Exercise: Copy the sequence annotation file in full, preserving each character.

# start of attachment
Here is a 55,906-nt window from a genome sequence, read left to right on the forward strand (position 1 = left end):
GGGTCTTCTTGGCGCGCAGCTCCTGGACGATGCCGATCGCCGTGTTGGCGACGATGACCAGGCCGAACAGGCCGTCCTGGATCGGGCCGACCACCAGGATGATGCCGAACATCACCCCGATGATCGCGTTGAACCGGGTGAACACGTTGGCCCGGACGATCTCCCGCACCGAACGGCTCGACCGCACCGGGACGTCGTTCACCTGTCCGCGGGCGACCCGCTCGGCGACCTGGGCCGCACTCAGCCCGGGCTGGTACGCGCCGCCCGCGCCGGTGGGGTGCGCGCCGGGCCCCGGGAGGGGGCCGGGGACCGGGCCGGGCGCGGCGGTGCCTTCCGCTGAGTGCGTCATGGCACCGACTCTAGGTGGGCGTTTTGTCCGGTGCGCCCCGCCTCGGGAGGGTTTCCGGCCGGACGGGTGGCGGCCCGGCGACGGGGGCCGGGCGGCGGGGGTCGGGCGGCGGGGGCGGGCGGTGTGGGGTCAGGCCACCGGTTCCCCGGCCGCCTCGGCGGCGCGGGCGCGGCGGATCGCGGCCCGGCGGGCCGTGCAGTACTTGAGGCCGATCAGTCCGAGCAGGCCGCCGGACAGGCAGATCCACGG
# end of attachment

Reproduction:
Here is a 55,906-nt window from a genome sequence, read left to right on the forward strand (position 1 = left end):
GGGTCTTCTTGGCGCGCAGCTCCTGGACGATGCCGATCGCCGTGTTGGCGACGATGACCAGGCCGAACAGGCCGTCCTGGATCGGGCCGACCACCAGGATGATGCCGAACATCACCCCGATGATCGCGTTGAACCGGGTGAACACGTTGGCCCGGACGATCTCCCGCACCGAACGGCTCGACCGCACCGGGACGTCGTTCACCTGTCCGCGGGCGACCCGCTCGGCGACCTGGGCCGCACTCAGCCCGGGCTGGTACGCGCCGCCCGCGCCGGTGGGGTGCGCGCCGGGCCCCGGGAGGGGGCCGGGGACCGGGCCGGGCGCGGCGGTGCCTTCCGCTGAGTGCGTCATGGCACCGACTCTAGGTGGGCGTTTTGTCCGGTGCGCCCCGCCTCGGGAGGGTTTCCGGCCGGACGGGTGGCGGCCCGGCGACGGGGGCCGGGCGGCGGGGGTCGGGCGGCGGGGGCGGGCGGTGTGGGGTCAGGCCACCGGTTCCCCGGCCGCCTCGGCGGCGCGGGCGCGGCGGATCGCGGCCCGGCGGGCCGTGCAGTACTTGAGGCCGATCAGTCCGAGCAGGCCGCCGGACAGGCAGATCCACGG